CS 367 Syllabus - Fall 2018

1 Course Basics

1.1 Schedule

1.2 Professor and Section Information

section professor email office# class time class location
001 Prof. Song Min Kim song@gmu.edu ENGR 5305 TR 9:00am MERTEN 1200
002 Prof. Kevin Andrea kandrea@gmu.edu ENGR 4610 MW noon EXPL L102
003 Prof. Kevin Andrea kandrea@gmu.edu ENGR 4610 MW 1:30pm IN 204

This course is now a 4-credit course.

1.3 Prerequisites:

The prerequisites are automatically and strictly enforced.

  • Grade of C or better in MATH 125, and
  • Grade of C or better in CS 262 (or CS 222)

1.4 Course Outcomes

The CS department has identified these outcomes as ones that must be met throughout the semester.

  1. Demonstrate an ability to design and implement C Programs.
  2. Demonstrate knowledge of computer arithmetic and logic operations and representations of data at the machine-level.
  3. Demonstrate knowledge of machine-level representations of (C) programs.
  4. Demonstrate an ability to use debuggers.
  5. Demonstrate an understanding of the idea of a process, how processes are created and how they are manipulated via interrupts, signals, and context switches.
  6. Demonstrate an understanding of process-level memory issues including object file linking, process address spaces and virtual memory.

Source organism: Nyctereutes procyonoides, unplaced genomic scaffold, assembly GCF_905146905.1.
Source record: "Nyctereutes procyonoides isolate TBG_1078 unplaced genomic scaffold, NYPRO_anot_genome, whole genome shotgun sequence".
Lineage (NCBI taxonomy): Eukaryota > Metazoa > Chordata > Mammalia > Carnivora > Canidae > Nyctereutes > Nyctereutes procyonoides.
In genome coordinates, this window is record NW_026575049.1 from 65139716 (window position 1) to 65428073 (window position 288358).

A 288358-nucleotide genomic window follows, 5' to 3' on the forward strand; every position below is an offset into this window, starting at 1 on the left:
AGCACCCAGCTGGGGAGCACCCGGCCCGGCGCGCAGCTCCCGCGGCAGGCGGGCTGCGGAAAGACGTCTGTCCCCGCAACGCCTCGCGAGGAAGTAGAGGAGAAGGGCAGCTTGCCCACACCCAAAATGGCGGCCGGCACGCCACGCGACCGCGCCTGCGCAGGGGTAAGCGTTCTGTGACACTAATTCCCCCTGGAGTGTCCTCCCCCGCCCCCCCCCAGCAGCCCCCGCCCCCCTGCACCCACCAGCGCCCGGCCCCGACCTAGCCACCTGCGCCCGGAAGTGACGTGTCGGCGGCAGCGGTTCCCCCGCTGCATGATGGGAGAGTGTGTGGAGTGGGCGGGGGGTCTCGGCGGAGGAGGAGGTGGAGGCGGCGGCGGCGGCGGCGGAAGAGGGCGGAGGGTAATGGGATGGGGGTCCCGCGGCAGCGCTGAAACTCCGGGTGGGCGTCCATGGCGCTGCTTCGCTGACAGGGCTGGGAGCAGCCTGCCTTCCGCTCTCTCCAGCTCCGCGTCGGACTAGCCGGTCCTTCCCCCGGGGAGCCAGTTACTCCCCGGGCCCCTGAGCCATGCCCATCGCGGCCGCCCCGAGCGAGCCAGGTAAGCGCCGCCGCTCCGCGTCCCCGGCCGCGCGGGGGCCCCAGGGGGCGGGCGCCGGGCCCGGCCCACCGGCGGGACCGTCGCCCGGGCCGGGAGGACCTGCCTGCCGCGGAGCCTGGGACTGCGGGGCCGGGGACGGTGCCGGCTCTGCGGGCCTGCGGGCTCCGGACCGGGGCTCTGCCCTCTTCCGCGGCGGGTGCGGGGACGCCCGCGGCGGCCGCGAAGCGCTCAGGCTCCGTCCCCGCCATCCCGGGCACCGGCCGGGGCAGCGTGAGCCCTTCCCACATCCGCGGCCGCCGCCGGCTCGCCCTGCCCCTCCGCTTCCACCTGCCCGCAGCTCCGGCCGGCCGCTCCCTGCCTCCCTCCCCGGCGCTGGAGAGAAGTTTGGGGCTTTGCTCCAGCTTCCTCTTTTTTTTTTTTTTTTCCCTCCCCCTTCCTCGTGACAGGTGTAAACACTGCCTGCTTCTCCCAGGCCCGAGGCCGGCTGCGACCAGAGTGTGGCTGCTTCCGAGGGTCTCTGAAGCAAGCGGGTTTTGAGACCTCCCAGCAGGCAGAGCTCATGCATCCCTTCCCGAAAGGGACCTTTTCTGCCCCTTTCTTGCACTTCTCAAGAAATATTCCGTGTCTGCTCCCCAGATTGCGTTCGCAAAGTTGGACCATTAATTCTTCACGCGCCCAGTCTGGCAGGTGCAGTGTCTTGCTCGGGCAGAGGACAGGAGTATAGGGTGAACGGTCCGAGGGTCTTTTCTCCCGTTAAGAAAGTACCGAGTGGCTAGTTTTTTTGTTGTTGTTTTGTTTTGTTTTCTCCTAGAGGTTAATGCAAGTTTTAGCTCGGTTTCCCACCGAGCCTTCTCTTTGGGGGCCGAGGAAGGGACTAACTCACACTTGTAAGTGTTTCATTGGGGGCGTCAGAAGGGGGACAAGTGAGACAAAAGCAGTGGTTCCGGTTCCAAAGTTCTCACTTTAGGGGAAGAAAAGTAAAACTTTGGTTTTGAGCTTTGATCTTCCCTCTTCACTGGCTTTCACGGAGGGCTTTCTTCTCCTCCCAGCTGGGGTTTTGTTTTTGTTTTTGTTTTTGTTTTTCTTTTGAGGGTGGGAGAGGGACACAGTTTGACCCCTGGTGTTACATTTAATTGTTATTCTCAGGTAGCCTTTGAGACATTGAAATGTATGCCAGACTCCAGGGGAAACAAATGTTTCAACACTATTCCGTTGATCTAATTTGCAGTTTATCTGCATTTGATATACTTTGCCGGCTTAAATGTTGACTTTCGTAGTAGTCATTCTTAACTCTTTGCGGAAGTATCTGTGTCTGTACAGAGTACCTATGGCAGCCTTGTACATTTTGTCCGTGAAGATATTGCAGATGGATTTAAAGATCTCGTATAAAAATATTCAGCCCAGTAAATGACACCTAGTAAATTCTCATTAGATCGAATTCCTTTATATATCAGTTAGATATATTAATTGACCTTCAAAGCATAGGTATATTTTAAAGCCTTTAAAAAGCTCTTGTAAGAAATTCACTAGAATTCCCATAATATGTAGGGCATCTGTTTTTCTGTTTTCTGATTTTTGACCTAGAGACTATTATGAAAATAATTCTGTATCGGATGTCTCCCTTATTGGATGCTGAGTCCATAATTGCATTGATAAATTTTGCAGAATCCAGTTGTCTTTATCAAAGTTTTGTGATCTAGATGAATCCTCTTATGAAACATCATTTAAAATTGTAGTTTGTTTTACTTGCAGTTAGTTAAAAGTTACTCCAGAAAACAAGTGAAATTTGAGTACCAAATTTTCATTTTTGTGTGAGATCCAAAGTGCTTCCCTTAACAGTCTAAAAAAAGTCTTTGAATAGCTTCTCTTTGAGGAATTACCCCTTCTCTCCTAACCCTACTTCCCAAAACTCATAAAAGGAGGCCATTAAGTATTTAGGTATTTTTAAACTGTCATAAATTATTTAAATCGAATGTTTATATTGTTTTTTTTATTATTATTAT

1.5 Required Textbook

Computer Systems: A Programmer's Perspective (3rd ed.). Randal Bryant and David O'Hallaron (Prentice Hall).

  • You can access our textbook in the Gateway Library (JC), by using the call number QA76.5.B795 2016 .
  • Note - we've updated to the third edition, which is a significant update to 64-bit throughout the text.
  • This is one of those text books that can actually make a big difference in a pivotal course; actually read it!

1.6 Piazza

  • http://piazza.com/gmu/fall2018/cs367
  • All correspondence will go through Piazza. You can send private messages to the instructors (professors, GTA, UTA) as well as post public questions visible to all students, collaborate on responses, and tag everything by topic.
  • all course documents will be posted here (not blackboard).

1.7 Blackboard

  • http://mymason.gmu.edu
  • All digital work is submitted to blackboard by the given deadlines.
  • grades are posted here for all assignments.

1.8 Computer Accounts

You must obtain a VSE labs account if you do not already have one, so that you can write and run code on zeus. Grading occurs on this system; other systems might be more forgiving for memory errors, and you don't want to find that out with your grade!

2 Active Learning Classrooms

All three sections are in "active learning" classrooms. These have movable chairs and/or desks, and more whiteboards on the walls. Other technology is available which we might use when appropriate as well.